That’s right, I’ve reached the end and finished this amazing model. It’s been quite the journey and I’ve enjoyed the challenge of it. Some parts had me cursing, some parts were a breeze, and some felt a little repetitive. But I am loving the results. I’m remembering the post I wrote a few weeks back, and accepting the fact that my big solar panels don’t align perfectly, and that I can’t get everything to line up straight along the central axis of modules. I’m enjoying the fact that I conquered this model, and that it’s so cool and super detailed. Another thing, made with my own hands, that I can be proud of.

Oh, and it’s big. I can’t forget to remind you that it’s big. But, until you actually start building this thing, or more accurately until you complete it, you will probably underestimate it’s size. That being said, it probably couldn’t have been much smaller. Not if you wanted any details at all. And it’s the details that make this thing so stunning.

So, not a lot of background learning this time around, as it’s mostly just the S5/S6 and P5/P6 Integrated Truss Assemblies, along with solar panels and more radiators. And a few greeblies here and there to keep it interesting. However, thanks to the amazing Scott Manley doing an video on upcoming expansions to the ISS, I was able to find out that NASA had made a video showing the evolving form of the ISS as it was constructed through the space shuttle era. I wish I had found this earlier, because it would have saved me quite a bit of research time! Hah. Anyways, I’m going to embed it here, because I think it’s really cool, and might be much better at helping identify individual components of the space station (other than the docked craft). Note: it includes animations showing how components were rearranged during the expansions, but it’s end configuration matches up almost spot on with the Metal Earth model (only the Canadarm1’s presence and Canadarm2 location differ, as far as I can tell). You might want to set the playback speed a little lower, cause it goes fast.

Sadly, this lovely video made me realize that there was a teeny tiny mistake in the Fascinations design. The Harmony module is reversed in the build. The ports for attaching additional modules should be closer to the forward end, not the rear end. And, since the Canadarm2 is attached to the Harmony module at the forward end (per model design), you can’t reverse it to “correct it” without resorting to some creative uses of glue to attach the Canadarm2. I guess you could position the Canadarm 2 in a more traditional location, like on P2 ITS, though. But… I’ve chose not to do that at this time. Too much risk in undoing all the tabs so I can turn it around, and the reattach the Columbus and Kibo modules. Maybe someone else can do this and share the results with me at some point so I can appreciate it? Anyways, given all the details and accuracy to this model, I’m gonna give Fascinations a pass on this one “mistake.” Especially given the fact that the module could actually be reconfigured to be connected that way on the real space station.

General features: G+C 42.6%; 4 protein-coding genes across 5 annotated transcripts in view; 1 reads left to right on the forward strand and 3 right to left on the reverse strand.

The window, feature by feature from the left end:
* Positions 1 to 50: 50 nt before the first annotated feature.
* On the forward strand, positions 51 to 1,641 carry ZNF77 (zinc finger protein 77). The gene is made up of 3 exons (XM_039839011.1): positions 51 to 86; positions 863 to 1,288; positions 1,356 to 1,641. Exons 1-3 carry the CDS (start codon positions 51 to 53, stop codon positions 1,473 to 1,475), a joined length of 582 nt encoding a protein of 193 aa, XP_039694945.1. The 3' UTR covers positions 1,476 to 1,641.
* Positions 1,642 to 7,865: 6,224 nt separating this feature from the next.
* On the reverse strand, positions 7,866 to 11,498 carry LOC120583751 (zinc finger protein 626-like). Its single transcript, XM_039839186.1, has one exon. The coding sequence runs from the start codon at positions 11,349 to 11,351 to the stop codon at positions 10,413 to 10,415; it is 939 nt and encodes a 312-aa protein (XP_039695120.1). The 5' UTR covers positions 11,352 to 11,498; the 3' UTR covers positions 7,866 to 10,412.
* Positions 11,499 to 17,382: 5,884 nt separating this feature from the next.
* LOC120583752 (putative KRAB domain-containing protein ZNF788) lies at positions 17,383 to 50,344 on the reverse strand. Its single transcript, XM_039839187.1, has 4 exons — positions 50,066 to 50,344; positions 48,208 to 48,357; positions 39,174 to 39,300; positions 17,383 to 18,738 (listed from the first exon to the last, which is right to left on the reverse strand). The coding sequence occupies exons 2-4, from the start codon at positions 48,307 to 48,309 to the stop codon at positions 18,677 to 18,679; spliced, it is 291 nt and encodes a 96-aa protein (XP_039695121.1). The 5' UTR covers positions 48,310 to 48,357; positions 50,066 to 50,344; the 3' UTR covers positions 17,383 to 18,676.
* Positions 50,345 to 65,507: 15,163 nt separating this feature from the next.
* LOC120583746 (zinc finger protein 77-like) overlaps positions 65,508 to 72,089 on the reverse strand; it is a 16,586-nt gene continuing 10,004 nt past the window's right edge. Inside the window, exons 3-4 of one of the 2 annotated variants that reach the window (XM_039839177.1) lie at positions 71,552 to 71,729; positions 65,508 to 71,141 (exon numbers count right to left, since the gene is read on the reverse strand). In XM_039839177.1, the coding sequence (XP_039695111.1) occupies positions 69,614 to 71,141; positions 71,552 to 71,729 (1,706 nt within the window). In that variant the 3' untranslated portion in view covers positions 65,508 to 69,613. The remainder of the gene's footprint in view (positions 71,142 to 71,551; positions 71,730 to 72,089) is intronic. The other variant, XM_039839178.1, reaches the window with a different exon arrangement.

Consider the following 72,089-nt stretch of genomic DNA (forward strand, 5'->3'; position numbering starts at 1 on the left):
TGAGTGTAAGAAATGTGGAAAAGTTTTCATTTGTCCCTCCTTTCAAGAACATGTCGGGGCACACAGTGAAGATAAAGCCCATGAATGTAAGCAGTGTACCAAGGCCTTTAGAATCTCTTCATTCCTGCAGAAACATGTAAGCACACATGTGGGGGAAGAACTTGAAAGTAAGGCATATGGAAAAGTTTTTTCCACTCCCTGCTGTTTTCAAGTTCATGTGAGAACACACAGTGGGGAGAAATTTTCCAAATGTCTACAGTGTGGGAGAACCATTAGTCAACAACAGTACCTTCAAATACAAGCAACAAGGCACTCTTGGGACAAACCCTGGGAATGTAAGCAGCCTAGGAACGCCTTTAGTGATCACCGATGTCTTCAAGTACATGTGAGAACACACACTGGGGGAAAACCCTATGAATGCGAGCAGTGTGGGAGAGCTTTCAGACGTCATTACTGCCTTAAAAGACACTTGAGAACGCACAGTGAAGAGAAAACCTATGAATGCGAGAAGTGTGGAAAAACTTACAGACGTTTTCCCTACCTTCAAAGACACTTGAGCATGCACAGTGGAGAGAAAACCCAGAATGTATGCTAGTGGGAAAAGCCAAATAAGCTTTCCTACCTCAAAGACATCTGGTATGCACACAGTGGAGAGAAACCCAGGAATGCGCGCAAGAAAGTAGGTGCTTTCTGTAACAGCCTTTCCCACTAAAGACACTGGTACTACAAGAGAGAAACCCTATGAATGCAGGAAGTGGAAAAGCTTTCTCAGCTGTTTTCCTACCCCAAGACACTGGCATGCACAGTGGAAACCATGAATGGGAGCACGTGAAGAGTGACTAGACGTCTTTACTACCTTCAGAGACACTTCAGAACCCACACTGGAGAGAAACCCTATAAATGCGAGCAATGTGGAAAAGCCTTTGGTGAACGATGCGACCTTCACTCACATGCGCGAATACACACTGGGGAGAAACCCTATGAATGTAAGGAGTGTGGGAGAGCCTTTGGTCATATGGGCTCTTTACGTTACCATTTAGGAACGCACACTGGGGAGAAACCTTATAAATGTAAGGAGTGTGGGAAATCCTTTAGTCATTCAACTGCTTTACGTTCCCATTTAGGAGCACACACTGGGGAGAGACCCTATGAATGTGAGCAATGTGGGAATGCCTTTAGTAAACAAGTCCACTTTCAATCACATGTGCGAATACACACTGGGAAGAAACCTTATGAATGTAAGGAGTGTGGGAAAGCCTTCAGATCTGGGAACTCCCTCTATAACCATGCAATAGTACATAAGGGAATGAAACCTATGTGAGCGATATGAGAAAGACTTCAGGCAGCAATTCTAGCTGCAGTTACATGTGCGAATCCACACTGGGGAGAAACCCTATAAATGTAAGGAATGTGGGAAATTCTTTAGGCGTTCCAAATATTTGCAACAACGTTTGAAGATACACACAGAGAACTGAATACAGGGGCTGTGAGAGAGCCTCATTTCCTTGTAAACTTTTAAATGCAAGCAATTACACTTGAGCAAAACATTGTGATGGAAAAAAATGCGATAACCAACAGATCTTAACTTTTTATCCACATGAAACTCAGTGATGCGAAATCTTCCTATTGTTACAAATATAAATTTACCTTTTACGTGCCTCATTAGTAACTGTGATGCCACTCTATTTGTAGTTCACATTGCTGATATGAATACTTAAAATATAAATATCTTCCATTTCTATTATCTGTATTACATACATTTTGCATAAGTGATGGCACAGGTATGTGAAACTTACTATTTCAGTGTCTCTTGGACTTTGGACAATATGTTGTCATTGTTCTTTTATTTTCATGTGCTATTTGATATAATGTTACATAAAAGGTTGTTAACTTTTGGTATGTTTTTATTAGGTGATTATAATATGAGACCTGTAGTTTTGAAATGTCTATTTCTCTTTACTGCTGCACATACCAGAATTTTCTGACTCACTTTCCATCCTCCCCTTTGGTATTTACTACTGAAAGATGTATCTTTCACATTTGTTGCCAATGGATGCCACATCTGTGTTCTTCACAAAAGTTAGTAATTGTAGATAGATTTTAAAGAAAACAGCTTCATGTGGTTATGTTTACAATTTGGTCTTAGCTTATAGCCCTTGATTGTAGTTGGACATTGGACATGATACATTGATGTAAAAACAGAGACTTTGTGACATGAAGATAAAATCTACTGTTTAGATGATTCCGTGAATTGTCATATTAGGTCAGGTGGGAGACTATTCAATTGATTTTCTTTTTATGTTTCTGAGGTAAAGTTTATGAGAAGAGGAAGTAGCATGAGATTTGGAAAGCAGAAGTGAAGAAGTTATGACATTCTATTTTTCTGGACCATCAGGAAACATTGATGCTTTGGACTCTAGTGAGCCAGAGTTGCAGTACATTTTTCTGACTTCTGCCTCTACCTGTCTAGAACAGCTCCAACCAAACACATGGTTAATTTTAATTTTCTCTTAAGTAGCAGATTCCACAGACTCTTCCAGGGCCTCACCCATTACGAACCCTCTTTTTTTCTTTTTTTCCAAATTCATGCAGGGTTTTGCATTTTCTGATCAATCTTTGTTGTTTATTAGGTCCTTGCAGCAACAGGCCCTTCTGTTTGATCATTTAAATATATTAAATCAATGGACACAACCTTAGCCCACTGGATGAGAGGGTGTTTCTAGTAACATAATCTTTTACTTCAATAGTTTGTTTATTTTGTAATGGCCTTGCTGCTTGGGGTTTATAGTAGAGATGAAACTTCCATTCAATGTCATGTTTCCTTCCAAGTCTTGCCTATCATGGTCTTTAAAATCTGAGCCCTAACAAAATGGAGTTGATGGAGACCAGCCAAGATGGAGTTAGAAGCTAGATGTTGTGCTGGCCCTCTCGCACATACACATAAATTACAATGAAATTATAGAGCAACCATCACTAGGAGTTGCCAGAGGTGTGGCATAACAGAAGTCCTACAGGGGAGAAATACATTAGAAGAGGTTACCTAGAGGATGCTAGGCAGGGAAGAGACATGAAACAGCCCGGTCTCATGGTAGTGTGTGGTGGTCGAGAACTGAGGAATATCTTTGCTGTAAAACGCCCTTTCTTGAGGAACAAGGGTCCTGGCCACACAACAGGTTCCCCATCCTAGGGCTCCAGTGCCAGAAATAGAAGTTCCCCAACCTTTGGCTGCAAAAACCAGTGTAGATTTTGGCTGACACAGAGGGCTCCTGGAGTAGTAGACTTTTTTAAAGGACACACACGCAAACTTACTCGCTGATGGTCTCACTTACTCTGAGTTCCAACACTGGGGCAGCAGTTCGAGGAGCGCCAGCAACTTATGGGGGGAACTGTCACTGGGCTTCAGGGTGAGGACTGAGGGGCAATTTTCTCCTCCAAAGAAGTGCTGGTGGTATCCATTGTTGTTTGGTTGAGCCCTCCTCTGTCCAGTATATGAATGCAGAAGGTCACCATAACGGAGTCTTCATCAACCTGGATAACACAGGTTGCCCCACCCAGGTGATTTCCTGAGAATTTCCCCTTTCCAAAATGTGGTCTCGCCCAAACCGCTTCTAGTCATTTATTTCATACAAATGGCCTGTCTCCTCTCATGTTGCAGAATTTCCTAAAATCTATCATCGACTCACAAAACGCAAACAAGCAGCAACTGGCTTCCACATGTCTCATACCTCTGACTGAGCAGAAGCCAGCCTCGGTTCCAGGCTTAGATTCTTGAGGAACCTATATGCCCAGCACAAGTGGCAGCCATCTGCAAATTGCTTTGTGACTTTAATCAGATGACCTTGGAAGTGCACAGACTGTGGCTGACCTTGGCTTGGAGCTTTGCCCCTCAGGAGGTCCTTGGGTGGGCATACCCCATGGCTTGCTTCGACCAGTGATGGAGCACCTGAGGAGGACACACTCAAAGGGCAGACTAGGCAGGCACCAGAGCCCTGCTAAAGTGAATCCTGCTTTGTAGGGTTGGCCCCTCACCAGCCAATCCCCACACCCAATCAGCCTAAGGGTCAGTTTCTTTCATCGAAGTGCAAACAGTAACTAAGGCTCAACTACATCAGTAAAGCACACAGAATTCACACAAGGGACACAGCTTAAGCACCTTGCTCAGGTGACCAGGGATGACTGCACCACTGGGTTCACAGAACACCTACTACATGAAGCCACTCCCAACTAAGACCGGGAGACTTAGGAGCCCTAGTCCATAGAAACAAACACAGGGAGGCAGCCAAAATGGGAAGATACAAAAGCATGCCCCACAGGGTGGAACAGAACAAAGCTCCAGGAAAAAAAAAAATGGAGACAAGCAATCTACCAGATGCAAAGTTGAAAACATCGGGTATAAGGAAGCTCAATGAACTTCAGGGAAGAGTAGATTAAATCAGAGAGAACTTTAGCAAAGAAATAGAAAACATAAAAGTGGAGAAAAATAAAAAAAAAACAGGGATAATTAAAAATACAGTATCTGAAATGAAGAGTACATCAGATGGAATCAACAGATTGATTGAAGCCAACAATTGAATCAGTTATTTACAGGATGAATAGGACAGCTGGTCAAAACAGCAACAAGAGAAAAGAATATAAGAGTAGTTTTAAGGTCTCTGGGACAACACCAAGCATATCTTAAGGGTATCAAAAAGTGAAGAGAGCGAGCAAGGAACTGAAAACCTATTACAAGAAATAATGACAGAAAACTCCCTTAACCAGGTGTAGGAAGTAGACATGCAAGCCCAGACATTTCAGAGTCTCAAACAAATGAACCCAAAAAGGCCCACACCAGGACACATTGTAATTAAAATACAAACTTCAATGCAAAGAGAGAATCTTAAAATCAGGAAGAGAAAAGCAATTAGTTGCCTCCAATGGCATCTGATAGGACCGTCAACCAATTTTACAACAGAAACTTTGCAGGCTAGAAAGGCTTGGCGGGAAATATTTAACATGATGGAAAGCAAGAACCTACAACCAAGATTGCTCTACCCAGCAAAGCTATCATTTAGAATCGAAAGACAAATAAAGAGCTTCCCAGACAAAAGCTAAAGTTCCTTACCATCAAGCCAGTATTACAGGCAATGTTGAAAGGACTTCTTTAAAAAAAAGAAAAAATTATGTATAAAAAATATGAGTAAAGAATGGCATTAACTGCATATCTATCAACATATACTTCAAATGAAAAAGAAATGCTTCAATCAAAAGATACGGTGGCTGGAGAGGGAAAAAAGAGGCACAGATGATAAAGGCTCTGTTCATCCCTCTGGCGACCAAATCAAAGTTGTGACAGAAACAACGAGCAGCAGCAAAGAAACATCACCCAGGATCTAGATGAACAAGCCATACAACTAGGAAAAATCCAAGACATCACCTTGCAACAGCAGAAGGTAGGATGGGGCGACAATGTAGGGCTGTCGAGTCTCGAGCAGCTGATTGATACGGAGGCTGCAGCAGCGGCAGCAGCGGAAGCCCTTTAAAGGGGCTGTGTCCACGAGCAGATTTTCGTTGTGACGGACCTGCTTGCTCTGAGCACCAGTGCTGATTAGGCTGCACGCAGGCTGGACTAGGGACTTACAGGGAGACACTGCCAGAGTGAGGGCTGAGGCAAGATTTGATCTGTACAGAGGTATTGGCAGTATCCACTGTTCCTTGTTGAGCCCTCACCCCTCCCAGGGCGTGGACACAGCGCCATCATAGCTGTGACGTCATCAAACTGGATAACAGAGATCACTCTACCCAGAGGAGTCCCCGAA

Forming the giant solar panels is obviously the biggest part of this build section. And that means a lot of long folds, which can be treacherous. Thankfully, these do have relief cuts between perforated folds, so that makes it easier. But be careful! The various panels in the solar arrays are connected with thin support bars, so it’s easy to bend them where you don’t want them to bend. And the long central beam parts are frustrating to bend straight because they are just three thing strips attached along the long edge. Lucky for me, I had one of those bending brakes from AliExpress (which, for the life of me I can’t find and link to right now), and the thickness of the strips matched the width of one side of the break, so I was able to form it around one side in a U shape, which saved me from having some really wavy beams. I went ahead and formed almost all the beams at once, and all the big solar arrays as well. But I made sure to keep them in order so I knew which was which. I didn’t want to get mixed up and have some panels blue forward, and some brown.

Following that, there are a bunch of greeblies that get attached to the truss sections in this build session. Some of them are quite delicate and fiddly. The most challenging one (or four, technically) for me was part 103 – the one that starts out looking like an asterisk. I ended up bending outwards the four strips that make an X shape first, and then bending the two sides down on either side of the “ball” at the center. Not easy for someone with bratwursts for fingers. Securing these to the truss segments was also rather difficult to accomplish in a tight fashion, so I dabbed some UV glue on the tabs after securing them.